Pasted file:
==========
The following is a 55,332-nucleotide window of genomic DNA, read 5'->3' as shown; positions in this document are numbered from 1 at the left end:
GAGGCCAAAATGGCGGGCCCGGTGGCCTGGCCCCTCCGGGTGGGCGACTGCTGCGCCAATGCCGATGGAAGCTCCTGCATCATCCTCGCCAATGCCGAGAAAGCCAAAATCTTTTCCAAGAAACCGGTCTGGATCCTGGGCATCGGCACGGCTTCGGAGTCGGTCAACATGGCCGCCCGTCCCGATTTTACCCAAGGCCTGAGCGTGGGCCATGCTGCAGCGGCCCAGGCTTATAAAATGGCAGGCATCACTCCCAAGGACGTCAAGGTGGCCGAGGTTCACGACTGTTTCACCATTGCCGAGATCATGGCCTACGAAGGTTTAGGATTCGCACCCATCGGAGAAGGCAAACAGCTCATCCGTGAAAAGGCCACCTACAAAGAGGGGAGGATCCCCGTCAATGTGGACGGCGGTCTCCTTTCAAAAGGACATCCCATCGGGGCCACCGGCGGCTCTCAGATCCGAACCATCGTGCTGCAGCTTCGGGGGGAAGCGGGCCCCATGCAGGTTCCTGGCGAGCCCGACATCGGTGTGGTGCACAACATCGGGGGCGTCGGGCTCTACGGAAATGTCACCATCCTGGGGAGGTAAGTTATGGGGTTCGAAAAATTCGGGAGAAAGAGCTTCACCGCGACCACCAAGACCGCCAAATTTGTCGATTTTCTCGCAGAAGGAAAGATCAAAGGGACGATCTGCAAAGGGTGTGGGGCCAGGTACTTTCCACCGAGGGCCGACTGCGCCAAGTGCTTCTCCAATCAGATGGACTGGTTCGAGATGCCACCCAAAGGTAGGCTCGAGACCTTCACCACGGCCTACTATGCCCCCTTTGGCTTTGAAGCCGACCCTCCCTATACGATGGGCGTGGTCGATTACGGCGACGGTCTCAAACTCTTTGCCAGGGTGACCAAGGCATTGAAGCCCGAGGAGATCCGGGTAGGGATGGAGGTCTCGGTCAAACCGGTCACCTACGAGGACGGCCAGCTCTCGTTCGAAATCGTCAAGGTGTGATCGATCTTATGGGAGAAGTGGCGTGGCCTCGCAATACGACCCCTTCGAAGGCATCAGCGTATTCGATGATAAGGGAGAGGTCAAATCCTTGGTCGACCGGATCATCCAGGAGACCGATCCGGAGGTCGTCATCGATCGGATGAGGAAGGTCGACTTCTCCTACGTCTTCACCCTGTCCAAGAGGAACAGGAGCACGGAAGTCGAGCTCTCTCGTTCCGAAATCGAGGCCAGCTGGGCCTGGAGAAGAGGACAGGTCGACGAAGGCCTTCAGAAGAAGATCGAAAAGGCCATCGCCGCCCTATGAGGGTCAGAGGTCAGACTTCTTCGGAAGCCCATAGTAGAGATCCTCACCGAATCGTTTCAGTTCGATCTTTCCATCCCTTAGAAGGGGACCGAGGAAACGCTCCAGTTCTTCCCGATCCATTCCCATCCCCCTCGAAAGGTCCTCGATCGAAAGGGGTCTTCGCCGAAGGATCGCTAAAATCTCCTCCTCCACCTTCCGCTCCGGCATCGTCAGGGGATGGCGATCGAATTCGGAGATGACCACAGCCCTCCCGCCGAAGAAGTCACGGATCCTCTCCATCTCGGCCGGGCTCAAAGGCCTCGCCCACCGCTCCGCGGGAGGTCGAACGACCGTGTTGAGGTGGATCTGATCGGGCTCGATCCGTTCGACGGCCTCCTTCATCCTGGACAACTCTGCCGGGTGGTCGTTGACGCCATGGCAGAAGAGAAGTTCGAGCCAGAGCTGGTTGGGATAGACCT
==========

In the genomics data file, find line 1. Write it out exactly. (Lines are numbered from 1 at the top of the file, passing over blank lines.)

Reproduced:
The following is a 55,332-nucleotide window of genomic DNA, read 5'->3' as shown; positions in this document are numbered from 1 at the left end: